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Appellate court will hear high-speed rail case
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SACRAMENTO, Calif. (AP) — The California Supreme Court on Wednesday transferred a legal appeal over the state's high-speed rail project to a state appellate court, declining to take up the case directly as Gov. Jerry Brown's administration had requested.

In doing so, it ordered an expedited hearing at the appellate level.

Last week, the governor's Department of Finance, the state treasurer and the California High-Speed Rail Authority petitioned the court to overturn two lower-court rulings that have stalled progress on the $68 billion bullet train project. They said rulings by a Sacramento County Superior Court judge had crippled the government's ability to function.

Judge Michael Kenny's rulings late last year have prevented the state from selling $8.6 billion in voter-approved bonds needed to finance the first leg of construction in the Central Valley. Kenny also ordered the authority to rewrite its financing plan to explain how the state expects to pay for the first 300 miles of work, at a projected cost of $31 billion.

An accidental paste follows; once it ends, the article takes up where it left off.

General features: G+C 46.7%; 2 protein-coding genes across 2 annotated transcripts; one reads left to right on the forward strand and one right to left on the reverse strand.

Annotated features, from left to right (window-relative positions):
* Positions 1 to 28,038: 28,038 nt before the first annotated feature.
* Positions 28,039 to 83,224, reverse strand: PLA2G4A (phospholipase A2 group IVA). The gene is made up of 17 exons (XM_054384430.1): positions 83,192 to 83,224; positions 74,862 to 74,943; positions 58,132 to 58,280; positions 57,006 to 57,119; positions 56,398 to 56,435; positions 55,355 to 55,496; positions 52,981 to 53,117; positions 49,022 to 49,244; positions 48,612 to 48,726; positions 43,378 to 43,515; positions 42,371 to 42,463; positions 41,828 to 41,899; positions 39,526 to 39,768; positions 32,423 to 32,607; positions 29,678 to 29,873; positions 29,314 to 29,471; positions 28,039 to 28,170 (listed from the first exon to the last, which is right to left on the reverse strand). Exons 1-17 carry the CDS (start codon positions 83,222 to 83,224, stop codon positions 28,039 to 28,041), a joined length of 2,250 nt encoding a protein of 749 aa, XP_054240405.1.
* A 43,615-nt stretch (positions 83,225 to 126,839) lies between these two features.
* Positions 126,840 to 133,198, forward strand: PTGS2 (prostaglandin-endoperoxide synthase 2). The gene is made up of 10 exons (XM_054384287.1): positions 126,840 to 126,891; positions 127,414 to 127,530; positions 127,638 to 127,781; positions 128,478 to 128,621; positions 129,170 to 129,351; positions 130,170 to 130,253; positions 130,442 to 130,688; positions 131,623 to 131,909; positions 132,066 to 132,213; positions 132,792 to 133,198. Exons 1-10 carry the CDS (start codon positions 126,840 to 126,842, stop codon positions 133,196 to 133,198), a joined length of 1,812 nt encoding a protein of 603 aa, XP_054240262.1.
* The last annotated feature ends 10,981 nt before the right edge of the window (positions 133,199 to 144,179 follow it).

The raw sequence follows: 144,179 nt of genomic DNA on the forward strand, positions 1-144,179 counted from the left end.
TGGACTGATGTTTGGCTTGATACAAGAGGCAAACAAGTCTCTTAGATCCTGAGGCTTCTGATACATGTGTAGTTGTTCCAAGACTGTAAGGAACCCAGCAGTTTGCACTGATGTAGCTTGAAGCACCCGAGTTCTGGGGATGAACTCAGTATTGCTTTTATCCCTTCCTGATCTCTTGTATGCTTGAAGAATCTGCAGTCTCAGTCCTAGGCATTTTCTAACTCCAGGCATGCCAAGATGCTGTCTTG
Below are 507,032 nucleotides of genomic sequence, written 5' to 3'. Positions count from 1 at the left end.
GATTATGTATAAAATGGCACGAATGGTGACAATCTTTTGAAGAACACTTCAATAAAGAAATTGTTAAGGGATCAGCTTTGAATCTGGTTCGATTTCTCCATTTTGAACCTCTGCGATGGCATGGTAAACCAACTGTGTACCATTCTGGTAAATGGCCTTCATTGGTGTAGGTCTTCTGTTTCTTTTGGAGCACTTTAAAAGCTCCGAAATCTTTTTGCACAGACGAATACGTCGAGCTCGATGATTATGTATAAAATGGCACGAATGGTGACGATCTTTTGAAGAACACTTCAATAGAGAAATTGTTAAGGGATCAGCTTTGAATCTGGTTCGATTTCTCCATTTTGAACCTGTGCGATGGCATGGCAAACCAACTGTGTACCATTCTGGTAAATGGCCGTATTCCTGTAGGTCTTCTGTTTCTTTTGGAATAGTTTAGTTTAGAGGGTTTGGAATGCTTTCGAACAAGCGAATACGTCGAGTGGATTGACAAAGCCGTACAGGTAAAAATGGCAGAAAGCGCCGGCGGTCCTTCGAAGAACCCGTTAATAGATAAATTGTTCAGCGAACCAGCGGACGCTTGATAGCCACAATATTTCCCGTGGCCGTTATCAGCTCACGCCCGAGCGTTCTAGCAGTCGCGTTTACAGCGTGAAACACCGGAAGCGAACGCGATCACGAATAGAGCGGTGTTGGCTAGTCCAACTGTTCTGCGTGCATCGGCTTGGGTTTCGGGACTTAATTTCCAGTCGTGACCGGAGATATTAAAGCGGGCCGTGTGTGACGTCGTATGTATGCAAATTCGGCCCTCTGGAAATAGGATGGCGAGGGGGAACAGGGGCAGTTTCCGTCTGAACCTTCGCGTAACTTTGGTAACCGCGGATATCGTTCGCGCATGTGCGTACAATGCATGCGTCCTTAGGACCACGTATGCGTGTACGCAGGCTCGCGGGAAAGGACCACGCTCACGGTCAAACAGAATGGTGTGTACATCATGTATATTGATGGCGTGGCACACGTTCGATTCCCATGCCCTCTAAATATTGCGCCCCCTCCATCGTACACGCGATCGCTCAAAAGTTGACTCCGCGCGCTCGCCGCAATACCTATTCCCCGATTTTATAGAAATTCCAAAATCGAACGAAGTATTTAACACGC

The rulings came in lawsuits filed by a group of Central Valley landowners who claimed the state failed to comply with the promises made to voters when they approved Proposition 1A in 2008 to authorize selling the bonds.

Wednesday's notice says attorneys for the landowners have until Monday to file briefs in the case.

"The state wanted the court to hear this case quickly. Today, the Supreme Court effectively granted that request by directing the Court of Appeal to consider our case in an expedited fashion," H.D. Palmer, a spokesman for Brown's Department of Finance, said in an email.

The state's appeal to the Supreme Court casts the judge's rulings as potentially devastating to the project and is at odds with repeated claims made by high-speed rail officials and the governor. After an unfavorable ruling in November, for example, rail authority Chief Executive Jeff Morales said addressing the concerns would not take long and that he did not think it would "have any material effect on the project."

Resolving the legal tug-of-war in its favor is crucial to the Brown administration, which has been pushing the high-speed rail project even as public support for it has plummeted. The state is required to match part of the federal government's contribution and needs access to the voter-approved bond money to do so.

The flow of federal money could come to a halt if the state fails to make a matching contribution of $180 million that is due in May.

Construction on the first segment of what is supposed to be a 520-mile rail network has been delayed repeatedly and is now scheduled to begin sometime this spring.